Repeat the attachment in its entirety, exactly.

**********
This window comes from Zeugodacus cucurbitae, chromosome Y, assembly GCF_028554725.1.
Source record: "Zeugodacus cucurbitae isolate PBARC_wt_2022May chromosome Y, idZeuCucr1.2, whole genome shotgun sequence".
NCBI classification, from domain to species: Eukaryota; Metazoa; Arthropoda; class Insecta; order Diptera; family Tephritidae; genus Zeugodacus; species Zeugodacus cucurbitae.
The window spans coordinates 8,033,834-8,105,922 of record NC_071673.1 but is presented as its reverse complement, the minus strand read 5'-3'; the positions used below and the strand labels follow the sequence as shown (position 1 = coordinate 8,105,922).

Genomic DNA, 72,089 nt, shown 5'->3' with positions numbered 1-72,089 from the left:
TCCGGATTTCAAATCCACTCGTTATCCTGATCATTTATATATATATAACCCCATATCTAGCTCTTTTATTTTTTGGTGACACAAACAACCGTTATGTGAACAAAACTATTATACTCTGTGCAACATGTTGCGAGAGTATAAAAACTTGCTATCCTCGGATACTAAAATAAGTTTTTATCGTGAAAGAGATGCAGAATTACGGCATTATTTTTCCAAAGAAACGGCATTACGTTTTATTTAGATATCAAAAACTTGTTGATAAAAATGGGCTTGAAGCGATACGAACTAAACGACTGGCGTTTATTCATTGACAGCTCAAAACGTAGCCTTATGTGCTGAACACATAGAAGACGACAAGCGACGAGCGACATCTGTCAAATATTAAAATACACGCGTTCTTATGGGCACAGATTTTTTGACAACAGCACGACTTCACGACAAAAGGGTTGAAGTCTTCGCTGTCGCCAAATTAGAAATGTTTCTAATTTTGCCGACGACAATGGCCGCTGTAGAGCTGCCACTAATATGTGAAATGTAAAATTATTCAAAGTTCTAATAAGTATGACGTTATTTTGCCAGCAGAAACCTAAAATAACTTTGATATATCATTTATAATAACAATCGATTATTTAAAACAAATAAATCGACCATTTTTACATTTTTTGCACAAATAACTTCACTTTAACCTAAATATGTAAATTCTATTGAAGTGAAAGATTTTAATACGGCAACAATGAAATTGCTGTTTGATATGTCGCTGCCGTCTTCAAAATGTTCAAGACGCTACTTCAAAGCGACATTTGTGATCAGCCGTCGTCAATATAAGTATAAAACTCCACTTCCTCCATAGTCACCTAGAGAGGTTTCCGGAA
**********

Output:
This window comes from Zeugodacus cucurbitae, chromosome Y, assembly GCF_028554725.1.
Source record: "Zeugodacus cucurbitae isolate PBARC_wt_2022May chromosome Y, idZeuCucr1.2, whole genome shotgun sequence".
NCBI classification, from domain to species: Eukaryota; Metazoa; Arthropoda; class Insecta; order Diptera; family Tephritidae; genus Zeugodacus; species Zeugodacus cucurbitae.
The window spans coordinates 8,033,834-8,105,922 of record NC_071673.1 but is presented as its reverse complement, the minus strand read 5'-3'; the positions used below and the strand labels follow the sequence as shown (position 1 = coordinate 8,105,922).

Genomic DNA, 72,089 nt, shown 5'->3' with positions numbered 1-72,089 from the left:
TCCGGATTTCAAATCCACTCGTTATCCTGATCATTTATATATATATAACCCCATATCTAGCTCTTTTATTTTTTGGTGACACAAACAACCGTTATGTGAACAAAACTATTATACTCTGTGCAACATGTTGCGAGAGTATAAAAACTTGCTATCCTCGGATACTAAAATAAGTTTTTATCGTGAAAGAGATGCAGAATTACGGCATTATTTTTCCAAAGAAACGGCATTACGTTTTATTTAGATATCAAAAACTTGTTGATAAAAATGGGCTTGAAGCGATACGAACTAAACGACTGGCGTTTATTCATTGACAGCTCAAAACGTAGCCTTATGTGCTGAACACATAGAAGACGACAAGCGACGAGCGACATCTGTCAAATATTAAAATACACGCGTTCTTATGGGCACAGATTTTTTGACAACAGCACGACTTCACGACAAAAGGGTTGAAGTCTTCGCTGTCGCCAAATTAGAAATGTTTCTAATTTTGCCGACGACAATGGCCGCTGTAGAGCTGCCACTAATATGTGAAATGTAAAATTATTCAAAGTTCTAATAAGTATGACGTTATTTTGCCAGCAGAAACCTAAAATAACTTTGATATATCATTTATAATAACAATCGATTATTTAAAACAAATAAATCGACCATTTTTACATTTTTTGCACAAATAACTTCACTTTAACCTAAATATGTAAATTCTATTGAAGTGAAAGATTTTAATACGGCAACAATGAAATTGCTGTTTGATATGTCGCTGCCGTCTTCAAAATGTTCAAGACGCTACTTCAAAGCGACATTTGTGATCAGCCGTCGTCAATATAAGTATAAAACTCCACTTCCTCCATAGTCACCTAGAGAGGTTTCCGGAA